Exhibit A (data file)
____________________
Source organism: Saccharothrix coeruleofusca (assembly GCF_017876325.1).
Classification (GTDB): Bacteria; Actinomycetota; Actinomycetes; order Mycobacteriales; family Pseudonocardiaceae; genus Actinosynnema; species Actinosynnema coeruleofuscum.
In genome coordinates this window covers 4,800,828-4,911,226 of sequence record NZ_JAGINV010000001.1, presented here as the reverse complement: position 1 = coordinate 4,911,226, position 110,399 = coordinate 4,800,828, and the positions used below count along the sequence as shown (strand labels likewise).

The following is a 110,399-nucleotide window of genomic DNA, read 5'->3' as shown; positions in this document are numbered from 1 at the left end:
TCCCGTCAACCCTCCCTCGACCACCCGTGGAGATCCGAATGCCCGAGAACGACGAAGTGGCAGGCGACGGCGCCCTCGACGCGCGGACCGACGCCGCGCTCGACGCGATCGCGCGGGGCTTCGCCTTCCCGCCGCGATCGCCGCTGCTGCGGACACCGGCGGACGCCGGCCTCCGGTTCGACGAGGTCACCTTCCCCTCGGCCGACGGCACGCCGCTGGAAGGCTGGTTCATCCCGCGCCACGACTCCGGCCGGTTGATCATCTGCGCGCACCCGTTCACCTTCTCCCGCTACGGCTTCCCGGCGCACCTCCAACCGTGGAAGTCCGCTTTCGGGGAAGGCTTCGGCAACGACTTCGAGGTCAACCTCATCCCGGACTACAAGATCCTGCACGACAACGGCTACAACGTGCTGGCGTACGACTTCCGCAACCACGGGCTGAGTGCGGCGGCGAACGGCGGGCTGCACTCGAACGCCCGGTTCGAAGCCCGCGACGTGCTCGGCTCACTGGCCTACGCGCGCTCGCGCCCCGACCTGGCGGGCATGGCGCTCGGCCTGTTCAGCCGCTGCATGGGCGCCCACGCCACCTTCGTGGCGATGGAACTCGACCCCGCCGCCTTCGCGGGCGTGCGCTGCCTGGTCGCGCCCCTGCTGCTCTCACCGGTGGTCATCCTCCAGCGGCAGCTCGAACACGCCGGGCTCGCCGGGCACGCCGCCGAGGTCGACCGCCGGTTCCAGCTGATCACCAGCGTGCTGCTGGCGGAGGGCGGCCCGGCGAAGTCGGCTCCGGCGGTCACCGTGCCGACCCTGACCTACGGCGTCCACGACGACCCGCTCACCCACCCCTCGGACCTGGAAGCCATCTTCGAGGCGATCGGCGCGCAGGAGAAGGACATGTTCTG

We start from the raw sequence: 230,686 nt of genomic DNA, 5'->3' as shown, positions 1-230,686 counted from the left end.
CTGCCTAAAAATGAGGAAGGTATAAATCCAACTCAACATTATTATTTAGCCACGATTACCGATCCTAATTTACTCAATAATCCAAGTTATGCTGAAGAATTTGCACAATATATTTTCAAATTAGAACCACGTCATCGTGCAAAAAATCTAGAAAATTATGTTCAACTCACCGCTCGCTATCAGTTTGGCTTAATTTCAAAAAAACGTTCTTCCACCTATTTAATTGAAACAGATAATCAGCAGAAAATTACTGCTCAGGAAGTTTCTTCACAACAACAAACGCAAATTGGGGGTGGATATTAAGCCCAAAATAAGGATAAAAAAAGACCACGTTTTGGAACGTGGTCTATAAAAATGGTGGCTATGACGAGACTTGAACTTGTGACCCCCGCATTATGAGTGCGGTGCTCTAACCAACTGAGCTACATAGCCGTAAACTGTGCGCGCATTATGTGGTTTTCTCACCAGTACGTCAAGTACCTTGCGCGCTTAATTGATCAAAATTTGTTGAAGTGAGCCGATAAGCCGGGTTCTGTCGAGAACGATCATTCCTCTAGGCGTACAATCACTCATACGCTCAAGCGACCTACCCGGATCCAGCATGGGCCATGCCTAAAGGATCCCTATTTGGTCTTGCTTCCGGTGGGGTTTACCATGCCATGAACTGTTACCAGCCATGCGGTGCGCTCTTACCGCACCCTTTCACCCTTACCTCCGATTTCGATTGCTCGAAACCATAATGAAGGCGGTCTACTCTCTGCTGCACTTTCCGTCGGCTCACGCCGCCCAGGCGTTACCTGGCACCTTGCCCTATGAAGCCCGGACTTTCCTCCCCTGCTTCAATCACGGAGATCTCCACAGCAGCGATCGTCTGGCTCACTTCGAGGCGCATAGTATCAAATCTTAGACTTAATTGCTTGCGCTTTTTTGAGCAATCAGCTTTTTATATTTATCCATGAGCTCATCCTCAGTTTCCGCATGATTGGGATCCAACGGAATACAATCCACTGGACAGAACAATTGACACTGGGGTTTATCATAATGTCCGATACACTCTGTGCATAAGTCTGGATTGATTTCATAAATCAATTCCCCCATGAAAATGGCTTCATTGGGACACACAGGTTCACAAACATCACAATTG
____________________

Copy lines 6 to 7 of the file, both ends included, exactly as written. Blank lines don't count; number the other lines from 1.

We start from the raw sequence: 230,686 nt of genomic DNA, 5'->3' as shown, positions 1-230,686 counted from the left end.
CTGCCTAAAAATGAGGAAGGTATAAATCCAACTCAACATTATTATTTAGCCACGATTACCGATCCTAATTTACTCAATAATCCAAGTTATGCTGAAGAATTTGCACAATATATTTTCAAATTAGAACCACGTCATCGTGCAAAAAATCTAGAAAATTATGTTCAACTCACCGCTCGCTATCAGTTTGGCTTAATTTCAAAAAAACGTTCTTCCACCTATTTAATTGAAACAGATAATCAGCAGAAAATTACTGCTCAGGAAGTTTCTTCACAACAACAAACGCAAATTGGGGGTGGATATTAAGCCCAAAATAAGGATAAAAAAAGACCACGTTTTGGAACGTGGTCTATAAAAATGGTGGCTATGACGAGACTTGAACTTGTGACCCCCGCATTATGAGTGCGGTGCTCTAACCAACTGAGCTACATAGCCGTAAACTGTGCGCGCATTATGTGGTTTTCTCACCAGTACGTCAAGTACCTTGCGCGCTTAATTGATCAAAATTTGTTGAAGTGAGCCGATAAGCCGGGTTCTGTCGAGAACGATCATTCCTCTAGGCGTACAATCACTCATACGCTCAAGCGACCTACCCGGATCCAGCATGGGCCATGCCTAAAGGATCCCTATTTGGTCTTGCTTCCGGTGGGGTTTACCATGCCATGAACTGTTACCAGCCATGCGGTGCGCTCTTACCGCACCCTTTCACCCTTACCTCCGATTTCGATTGCTCGAAACCATAATGAAGGCGGTCTACTCTCTGCTGCACTTTCCGTCGGCTCACGCCGCCCAGGCGTTACCTGGCACCTTGCCCTATGAAGCCCGGACTTTCCTCCCCTGCTTCAATCACGGAGATCTCCACAGCAGCGATCGTCTGGCTCACTTCGAGGCGCATAGTATCAAATCTTAGACTTAATTGCTTGCGCTTTTTTGAGCAATCAGCTTTTTATATTTATCCATGAGCTCATCCTCAGTTTCCGCATGATTGGGATCCAACGGAATACAATCCACTGGACAGAACAATTGACACTGGGGTTTATCATAATGTCCGATACACTCTGTGCATAAGTCTGGATTGATTTCATAAATCAATTCCCCCATGAAAATGGCTTCATTGGGACACACAGGTTCACAAACATCACAATTG